The Thrifty Artist
On a budget or believe strongly in re-using, recycling and re-purposing? Often supplies become expensive as trends catch and shops specialize. Here you’ll find alternatives and basics, innovative ideas, methods and uses for ordinary and not so ordinary art supplies and tools, primarily for textile and paper arts. Please feel free to contribute!
Ya want cheap fabric? It’s small pieces, but if you look around you can find 100% cotton at the auto and workshop suppliers. I lucked into a package of a dozen 18×18 white flannelette “shop towels” that will take dye beautifully, perfect for small projects or dye and paint experimentation. They also come in bright red! Regular price was 4.88, but i got them for half, on sale. They also have very interesting “10 lb rag bags”, in miscellaneous fabrics, colours and prints for anywhere from 5-10 bucks, perfect if you’re interested in “used” looking :}
I’m washing half the package of the white right away to check shrinkage, trying some dye on a few others and plan on using them in some of The Artist’s Body series, as the texture is soft and worn looking, but still strong enough to be manipulated as they are new.
MAKING A SHOPPING LIST
Water based varathane. I’ve been using the “conventional” one, but it’s a pain in the ass to clean with a solvent, and i’ve ruined a lot of brushes. While some might not appreciate the plasticy feel it imparts, it has its uses and is quite versatile. And note she does point out you can buy it at most hardware/building supply stores. I use Varathane on paper and fabric, but what interests me about this variation, is that i could use it to form things with, much like “Stiffy” or Paverpol.
This place, Stockade, was pointed out by MaryAnne–i wonder if i could get my mother to go shopping for me????? (It’s in my hometown!) I try to buy from Canadian stores as much as possible, and Canadian products if i can, but given that most of the materials i buy are made over the border somewhere, i can at least keep some of my money “in country”.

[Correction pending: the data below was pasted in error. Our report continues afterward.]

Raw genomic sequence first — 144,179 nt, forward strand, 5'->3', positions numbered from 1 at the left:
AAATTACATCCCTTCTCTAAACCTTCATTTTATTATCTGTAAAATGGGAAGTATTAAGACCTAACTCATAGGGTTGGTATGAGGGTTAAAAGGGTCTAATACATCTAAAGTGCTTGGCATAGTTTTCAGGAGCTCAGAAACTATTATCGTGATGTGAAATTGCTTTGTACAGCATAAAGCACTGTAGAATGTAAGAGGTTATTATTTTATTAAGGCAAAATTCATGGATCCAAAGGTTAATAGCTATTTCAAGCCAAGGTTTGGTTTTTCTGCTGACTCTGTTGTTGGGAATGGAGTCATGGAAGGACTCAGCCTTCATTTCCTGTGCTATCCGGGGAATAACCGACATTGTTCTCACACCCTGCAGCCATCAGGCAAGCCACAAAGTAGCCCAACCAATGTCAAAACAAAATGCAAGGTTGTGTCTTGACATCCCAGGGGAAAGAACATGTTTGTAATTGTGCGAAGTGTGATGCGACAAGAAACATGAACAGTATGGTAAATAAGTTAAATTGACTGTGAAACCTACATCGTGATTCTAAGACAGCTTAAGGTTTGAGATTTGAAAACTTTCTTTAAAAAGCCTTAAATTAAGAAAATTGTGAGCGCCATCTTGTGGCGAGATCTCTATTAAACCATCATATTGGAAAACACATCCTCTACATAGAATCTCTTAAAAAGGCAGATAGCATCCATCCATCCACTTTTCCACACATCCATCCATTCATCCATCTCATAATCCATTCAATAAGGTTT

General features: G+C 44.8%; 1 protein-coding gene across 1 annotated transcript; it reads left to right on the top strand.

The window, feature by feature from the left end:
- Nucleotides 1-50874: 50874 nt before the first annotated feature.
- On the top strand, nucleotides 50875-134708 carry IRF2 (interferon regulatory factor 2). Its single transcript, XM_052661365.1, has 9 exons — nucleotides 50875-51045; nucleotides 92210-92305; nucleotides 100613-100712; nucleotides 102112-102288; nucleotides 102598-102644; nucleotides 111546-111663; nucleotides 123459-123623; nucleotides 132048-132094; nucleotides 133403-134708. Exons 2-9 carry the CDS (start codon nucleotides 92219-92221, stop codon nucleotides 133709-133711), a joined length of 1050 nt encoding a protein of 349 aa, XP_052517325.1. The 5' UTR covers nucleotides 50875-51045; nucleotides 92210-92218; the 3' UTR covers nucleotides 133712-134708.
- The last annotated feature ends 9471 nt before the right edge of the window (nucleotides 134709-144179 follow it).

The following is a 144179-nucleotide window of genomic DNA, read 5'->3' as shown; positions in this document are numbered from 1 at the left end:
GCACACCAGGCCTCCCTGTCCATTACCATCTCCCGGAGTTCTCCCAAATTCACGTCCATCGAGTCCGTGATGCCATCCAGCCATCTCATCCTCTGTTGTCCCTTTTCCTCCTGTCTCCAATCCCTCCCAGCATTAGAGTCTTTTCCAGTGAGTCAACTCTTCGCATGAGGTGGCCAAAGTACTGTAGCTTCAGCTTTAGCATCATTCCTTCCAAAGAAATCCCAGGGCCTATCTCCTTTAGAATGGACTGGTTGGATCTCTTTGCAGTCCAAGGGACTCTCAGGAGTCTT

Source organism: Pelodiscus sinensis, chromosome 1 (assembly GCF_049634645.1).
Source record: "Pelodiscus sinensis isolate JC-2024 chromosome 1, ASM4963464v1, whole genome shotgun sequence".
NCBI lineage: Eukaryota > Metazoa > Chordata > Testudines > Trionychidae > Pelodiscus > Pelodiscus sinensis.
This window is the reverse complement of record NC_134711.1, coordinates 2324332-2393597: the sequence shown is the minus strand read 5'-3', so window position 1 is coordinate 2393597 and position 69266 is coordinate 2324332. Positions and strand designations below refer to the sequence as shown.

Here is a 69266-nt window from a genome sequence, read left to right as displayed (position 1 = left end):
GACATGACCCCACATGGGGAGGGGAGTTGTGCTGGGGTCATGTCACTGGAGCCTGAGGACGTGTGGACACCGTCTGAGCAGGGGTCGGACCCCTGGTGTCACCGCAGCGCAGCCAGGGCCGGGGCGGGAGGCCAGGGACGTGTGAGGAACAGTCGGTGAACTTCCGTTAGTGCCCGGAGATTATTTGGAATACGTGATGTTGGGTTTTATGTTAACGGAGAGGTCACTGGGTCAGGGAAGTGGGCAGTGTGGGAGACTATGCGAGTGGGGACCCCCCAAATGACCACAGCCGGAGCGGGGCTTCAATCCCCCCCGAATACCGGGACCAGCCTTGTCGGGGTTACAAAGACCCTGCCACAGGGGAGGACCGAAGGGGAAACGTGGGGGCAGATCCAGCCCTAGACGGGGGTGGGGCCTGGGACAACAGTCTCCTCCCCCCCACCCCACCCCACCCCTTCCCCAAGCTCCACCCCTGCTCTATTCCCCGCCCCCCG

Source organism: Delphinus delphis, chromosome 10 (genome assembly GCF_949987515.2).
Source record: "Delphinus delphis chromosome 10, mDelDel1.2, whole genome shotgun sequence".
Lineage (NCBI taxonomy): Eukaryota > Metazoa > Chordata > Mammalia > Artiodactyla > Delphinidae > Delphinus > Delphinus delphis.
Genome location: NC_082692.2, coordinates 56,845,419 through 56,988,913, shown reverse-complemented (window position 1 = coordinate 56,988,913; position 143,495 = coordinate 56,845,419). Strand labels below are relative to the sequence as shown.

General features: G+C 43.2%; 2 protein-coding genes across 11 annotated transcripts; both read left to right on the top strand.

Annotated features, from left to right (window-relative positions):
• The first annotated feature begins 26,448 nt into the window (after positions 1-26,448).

Don’t forget that the hardware and building supply stores are a mecca too for a creative eye—at Princess Auto, i’ve bought soldering irons, wire of all sorts and gauges, interesting metal bits (look in the “horsey/farm” section too!), an incredible heat gun, eyelets and grommets, washers, storage containers, excellent craft knife sets, tyvek and tape–look in the paint section, the welding area, the nuts and bolts bins, the hand tools—it’s THE best place for “hardware” of any sort! Look in the “mis-tint” area of the paint areas—often they’ll have cans of strange unique colours that someone else thought was “useless”. Just as good and cheaper than gesso—-buy the latex though, unless you know the enamel kind can be used on something you have an idea for. (Hint: thicken it with a wee bit of instant mashed potatoes–add a drop of bleach to prevent mold.)
The best kind of “shopping” of course, is the kind you do on walks—–I nabbed a couple of the empty cat litter packages (the big plastic bucket kind) and am filling them with sticks, stones, rusty bits, rubber scraps, feathers, shells, wood scraps, anything that catches my fancy. I keep the “natural” stuff in one and the man made in the other. Neater, less obtrusive and safer than poking in boxes or bags or stumbling over old gears and twigs.
My Granny, Sadie Tilley, used to say ” Use it up, wear it out. Make it do, or do without.” She was a very wise woman:} I used to do a lot of my shopping either in the “free box” or the thrift stores as my budget was extremely limited for anything beyond the basic necessities. A yard of fabric bought new was a guilty extravagance and couldn’t cost me more than 2.98! As a single mother, i was very good at pinching pennies and proud of what i could create from “nothing”—-and i’m equally as proud to go back to that sensibility now!
Belinda Spiwak has a plethora of ideas for reusing and recycling items to add interest to your “green” wall hangings.
* Used Tyvek® envelopes can be painted, glittered, and manipulated. You can change Tyvek’s shape by putting a heat gun to it.
* Dryer sheets can be painted (both sides) and put under the heat gun to dissolve parts of it. This will create the most wondrous holes and give the sheets a stiffer texture.
* Caution: Be sure to do any burning outside or in a well-ventilated area while wearing a respirator.
* Paper towels can be used as an alternative to fabric. They can be dyed and painted; add mica for shimmer. Tip: Dry iron for a softer feel to the paper towel.
* Postmarked envelopes can be cut up and sewn on. You may want to adhere muslin or another thin fabric to the back for added stability.
* Take a second look at old clothing before donating it to charity. Can you cut off the closures such as buttons, zippers, clasps, or snaps to use in future projects? How about the fabric itself? Does it have a great feel, rich color, or cool pattern? A novel way to use any type of fabric is to turn it inside out and use the “wrong” side.